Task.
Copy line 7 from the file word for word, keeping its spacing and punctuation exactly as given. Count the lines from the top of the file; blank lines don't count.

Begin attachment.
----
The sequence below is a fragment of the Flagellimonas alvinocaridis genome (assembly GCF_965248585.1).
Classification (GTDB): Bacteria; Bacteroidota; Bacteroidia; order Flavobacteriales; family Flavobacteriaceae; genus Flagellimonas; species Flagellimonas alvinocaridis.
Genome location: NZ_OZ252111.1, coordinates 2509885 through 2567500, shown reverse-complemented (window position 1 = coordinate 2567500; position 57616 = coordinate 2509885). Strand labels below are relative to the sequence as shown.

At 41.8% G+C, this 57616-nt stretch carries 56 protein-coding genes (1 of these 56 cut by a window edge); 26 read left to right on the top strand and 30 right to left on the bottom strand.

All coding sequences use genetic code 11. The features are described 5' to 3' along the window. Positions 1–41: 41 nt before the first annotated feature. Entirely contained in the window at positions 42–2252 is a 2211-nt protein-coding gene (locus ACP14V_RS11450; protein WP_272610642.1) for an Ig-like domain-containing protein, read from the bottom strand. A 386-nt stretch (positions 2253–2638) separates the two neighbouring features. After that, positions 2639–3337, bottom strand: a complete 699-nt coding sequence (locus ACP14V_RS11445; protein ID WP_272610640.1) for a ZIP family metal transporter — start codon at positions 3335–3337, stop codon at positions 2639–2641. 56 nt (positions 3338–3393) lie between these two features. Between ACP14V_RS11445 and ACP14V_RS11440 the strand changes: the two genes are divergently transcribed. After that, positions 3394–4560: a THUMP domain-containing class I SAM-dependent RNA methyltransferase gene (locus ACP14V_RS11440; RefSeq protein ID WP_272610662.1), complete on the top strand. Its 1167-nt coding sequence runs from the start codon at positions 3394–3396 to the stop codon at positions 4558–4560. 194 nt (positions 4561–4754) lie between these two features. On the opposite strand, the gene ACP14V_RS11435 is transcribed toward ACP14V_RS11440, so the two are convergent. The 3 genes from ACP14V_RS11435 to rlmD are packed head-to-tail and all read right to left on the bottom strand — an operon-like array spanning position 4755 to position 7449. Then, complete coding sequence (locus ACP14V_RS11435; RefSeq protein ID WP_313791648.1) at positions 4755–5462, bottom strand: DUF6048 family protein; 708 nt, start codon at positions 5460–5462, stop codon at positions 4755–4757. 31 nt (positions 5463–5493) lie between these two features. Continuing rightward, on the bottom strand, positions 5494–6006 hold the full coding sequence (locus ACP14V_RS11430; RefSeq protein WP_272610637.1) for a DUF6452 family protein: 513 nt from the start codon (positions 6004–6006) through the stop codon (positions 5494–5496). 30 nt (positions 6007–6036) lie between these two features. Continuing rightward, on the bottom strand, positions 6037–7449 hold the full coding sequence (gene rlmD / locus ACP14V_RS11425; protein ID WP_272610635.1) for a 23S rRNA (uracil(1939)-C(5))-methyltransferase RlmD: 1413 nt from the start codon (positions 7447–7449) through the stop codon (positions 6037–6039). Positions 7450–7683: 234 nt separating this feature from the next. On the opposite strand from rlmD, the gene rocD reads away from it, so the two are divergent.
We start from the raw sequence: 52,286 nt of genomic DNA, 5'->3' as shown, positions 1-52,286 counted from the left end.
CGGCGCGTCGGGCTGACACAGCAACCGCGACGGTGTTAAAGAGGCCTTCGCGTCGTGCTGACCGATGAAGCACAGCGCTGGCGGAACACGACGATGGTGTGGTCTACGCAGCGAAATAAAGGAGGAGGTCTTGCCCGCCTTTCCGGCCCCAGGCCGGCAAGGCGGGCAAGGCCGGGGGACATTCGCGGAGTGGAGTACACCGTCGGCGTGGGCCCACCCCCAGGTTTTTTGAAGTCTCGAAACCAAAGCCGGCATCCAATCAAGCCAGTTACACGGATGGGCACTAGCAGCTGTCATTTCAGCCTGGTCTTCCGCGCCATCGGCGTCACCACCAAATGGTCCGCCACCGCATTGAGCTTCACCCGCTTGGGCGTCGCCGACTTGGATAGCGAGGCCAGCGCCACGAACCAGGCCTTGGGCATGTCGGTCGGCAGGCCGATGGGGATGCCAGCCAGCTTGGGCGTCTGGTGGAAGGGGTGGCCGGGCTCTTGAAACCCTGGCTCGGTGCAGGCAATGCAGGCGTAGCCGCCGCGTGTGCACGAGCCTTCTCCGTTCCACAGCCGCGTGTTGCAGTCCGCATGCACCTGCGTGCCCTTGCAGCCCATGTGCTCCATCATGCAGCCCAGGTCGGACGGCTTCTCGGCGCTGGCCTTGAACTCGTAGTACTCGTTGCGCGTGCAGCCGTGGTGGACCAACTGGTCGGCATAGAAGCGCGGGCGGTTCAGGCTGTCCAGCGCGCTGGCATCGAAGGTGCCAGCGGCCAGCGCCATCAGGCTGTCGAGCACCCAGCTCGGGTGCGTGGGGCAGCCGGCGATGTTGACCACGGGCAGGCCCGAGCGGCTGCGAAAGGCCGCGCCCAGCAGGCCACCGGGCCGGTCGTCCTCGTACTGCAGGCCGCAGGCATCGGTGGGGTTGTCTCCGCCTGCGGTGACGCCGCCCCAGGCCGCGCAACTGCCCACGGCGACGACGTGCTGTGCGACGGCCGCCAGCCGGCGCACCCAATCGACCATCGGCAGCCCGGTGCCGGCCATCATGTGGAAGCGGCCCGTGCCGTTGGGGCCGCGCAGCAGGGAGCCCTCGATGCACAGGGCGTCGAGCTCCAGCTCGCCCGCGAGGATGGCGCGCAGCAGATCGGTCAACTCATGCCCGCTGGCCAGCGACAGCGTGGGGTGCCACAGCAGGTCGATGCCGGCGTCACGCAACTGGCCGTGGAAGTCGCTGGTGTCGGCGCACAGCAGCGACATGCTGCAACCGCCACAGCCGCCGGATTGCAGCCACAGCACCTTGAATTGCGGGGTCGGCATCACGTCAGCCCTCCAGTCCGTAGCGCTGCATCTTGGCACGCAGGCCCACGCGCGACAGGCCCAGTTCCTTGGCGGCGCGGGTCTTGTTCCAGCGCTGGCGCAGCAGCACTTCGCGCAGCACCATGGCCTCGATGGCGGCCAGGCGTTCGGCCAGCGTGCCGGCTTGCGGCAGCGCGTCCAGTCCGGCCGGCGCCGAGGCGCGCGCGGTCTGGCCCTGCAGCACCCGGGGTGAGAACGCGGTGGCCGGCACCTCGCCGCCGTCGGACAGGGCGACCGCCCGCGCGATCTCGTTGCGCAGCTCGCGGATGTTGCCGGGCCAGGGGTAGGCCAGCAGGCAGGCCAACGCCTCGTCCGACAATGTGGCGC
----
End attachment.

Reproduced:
CGGCGCGTCGGGCTGACACAGCAACCGCGACGGTGTTAAAGAGGCCTTCGCGTCGTGCTGACCGATGAAGCACAGCGCTGGCGGAACACGACGATGGTGTGGTCTACGCAGCGAAATAAAGGAGGAGGTCTTGCCCGCCTTTCCGGCCCCAGGCCGGCAAGGCGGGCAAGGCCGGGGGACATTCGCGGAGTGGAGTACACCGTCGGCGTGGGCCCACCCCCAGGTTTTTTGAAGTCTCGAAACCAAAGCCGGCATCCAATCAAGCCAGTTACACGGATGGGCACTAGCAGCTGTCATTTCAGCCTGGTCTTCCGCGCCATCGGCGTCACCACCAAATGGTCCGCCACCGCATTGAGCTTCACCCGCTTGGGCGTCGCCGACTTGGATAGCGAGGCCAGCGCCACGAACCAGGCCTTGGGCATGTCGGTCGGCAGGCCGATGGGGATGCCAGCCAGCTTGGGCGTCTGGTGGAAGGGGTGGCCGGGCTCTTGAAACCCTGGCTCGGTGCAGGCAATGCAGGCGTAGCCGCCGCGTGTGCACGAGCCTTCTCCGTTCCACAGCCGCGTGTTGCAGTCCGCATGCACCTGCGTGCCCTTGCAGCCCATGTGCTCCATCATGCAGCCCAGGTCGGACGGCTTCTCGGCGCTGGCCTTGAACTCGTAGTACTCGTTGCGCGTGCAGCCGTGGTGGACCAACTGGTCGGCATAGAAGCGCGGGCGGTTCAGGCTGTCCAGCGCGCTGGCATCGAAGGTGCCAGCGGCCAGCGCCATCAGGCTGTCGAGCACCCAGCTCGGGTGCGTGGGGCAGCCGGCGATGTTGACCACGGGCAGGCCCGAGCGGCTGCGAAAGGCCGCGCCCAGCAGGCCACCGGGCCGGTCGTCCTCGTACTGCAGGCCGCAGGCATCGGTGGGGTTGTCTCCGCCTGCGGTGACGCCGCCCCAGGCCGCGCAACTGCCCACGGCGACGACGTGCTGTGCGACGGCCGCCAGCCGGCGCACCCAATCGACCATCGGCAGCCCGGTGCCGGCCATCATGTGGAAGCGGCCCGTGCCGTTGGGGCCGCGCAGCAGGGAGCCCTCGATGCACAGGGCGTCGAGCTCCAGCTCGCCCGCGAGGATGGCGCGCAGCAGATCGGTCAACTCATGCCCGCTGGCCAGCGACAGCGTGGGGTGCCACAGCAGGTCGATGCCGGCGTCACGCAACTGGCCGTGGAAGTCGCTGGTGTCGGCGCACAGCAGCGACATGCTGCAACCGCCACAGCCGCCGGATTGCAGCCACAGCACCTTGAATTGCGGGGTCGGCATCACGTCAGCCCTCCAGTCCGTAGCGCTGCATCTTGGCACGCAGGCCCACGCGCGACAGGCCCAGTTCCTTGGCGGCGCGGGTCTTGTTCCAGCGCTGGCGCAGCAGCACTTCGCGCAGCACCATGGCCTCGATGGCGGCCAGGCGTTCGGCCAGCGTGCCGGCTTGCGGCAGCGCGTCCAGTCCGGCCGGCGCCGAGGCGCGCGCGGTCTGGCCCTGCAGCACCCGGGGTGAGAACGCGGTGGCCGGCACCTCGCCGCCGTCGGACAGGGCGACCGCCCGCGCGATCTCGTTGCGCAGCTCGCGGATGTTGCCGGGCCAGGGGTAGGCCAGCAGGCAGGCCAACGCCTCGTCCGACAATGTGGCGC